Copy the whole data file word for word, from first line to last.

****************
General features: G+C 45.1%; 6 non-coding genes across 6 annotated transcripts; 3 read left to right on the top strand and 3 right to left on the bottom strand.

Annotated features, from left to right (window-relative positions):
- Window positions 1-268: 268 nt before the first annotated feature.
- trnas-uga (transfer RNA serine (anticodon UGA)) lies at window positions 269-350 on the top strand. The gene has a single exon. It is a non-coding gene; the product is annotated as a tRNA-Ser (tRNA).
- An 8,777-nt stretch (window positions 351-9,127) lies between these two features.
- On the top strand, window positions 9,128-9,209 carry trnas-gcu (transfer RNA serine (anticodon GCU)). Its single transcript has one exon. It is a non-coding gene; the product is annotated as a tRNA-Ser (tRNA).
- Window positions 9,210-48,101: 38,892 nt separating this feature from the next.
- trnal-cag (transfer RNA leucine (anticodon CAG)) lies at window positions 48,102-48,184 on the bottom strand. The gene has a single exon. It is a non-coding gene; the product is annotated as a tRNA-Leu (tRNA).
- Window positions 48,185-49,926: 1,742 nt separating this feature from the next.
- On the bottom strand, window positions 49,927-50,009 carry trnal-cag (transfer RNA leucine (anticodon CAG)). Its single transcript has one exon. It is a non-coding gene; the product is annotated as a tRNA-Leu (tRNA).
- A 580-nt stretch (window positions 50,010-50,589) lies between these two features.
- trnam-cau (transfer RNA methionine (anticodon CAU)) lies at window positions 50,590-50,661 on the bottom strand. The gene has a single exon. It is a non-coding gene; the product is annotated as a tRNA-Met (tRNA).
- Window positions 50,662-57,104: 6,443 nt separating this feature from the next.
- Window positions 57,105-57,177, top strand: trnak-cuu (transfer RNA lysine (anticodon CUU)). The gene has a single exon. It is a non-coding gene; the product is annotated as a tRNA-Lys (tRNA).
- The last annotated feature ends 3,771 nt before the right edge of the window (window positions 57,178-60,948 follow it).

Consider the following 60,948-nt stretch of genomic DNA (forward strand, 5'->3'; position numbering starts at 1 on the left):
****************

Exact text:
General features: G+C 45.1%; 6 non-coding genes across 6 annotated transcripts; 3 read left to right on the top strand and 3 right to left on the bottom strand.

Annotated features, from left to right (window-relative positions):
- Window positions 1-268: 268 nt before the first annotated feature.
- trnas-uga (transfer RNA serine (anticodon UGA)) lies at window positions 269-350 on the top strand. The gene has a single exon. It is a non-coding gene; the product is annotated as a tRNA-Ser (tRNA).
- An 8,777-nt stretch (window positions 351-9,127) lies between these two features.
- On the top strand, window positions 9,128-9,209 carry trnas-gcu (transfer RNA serine (anticodon GCU)). Its single transcript has one exon. It is a non-coding gene; the product is annotated as a tRNA-Ser (tRNA).
- Window positions 9,210-48,101: 38,892 nt separating this feature from the next.
- trnal-cag (transfer RNA leucine (anticodon CAG)) lies at window positions 48,102-48,184 on the bottom strand. The gene has a single exon. It is a non-coding gene; the product is annotated as a tRNA-Leu (tRNA).
- Window positions 48,185-49,926: 1,742 nt separating this feature from the next.
- On the bottom strand, window positions 49,927-50,009 carry trnal-cag (transfer RNA leucine (anticodon CAG)). Its single transcript has one exon. It is a non-coding gene; the product is annotated as a tRNA-Leu (tRNA).
- A 580-nt stretch (window positions 50,010-50,589) lies between these two features.
- trnam-cau (transfer RNA methionine (anticodon CAU)) lies at window positions 50,590-50,661 on the bottom strand. The gene has a single exon. It is a non-coding gene; the product is annotated as a tRNA-Met (tRNA).
- Window positions 50,662-57,104: 6,443 nt separating this feature from the next.
- Window positions 57,105-57,177, top strand: trnak-cuu (transfer RNA lysine (anticodon CUU)). The gene has a single exon. It is a non-coding gene; the product is annotated as a tRNA-Lys (tRNA).
- The last annotated feature ends 3,771 nt before the right edge of the window (window positions 57,178-60,948 follow it).

Consider the following 60,948-nt stretch of genomic DNA (forward strand, 5'->3'; position numbering starts at 1 on the left):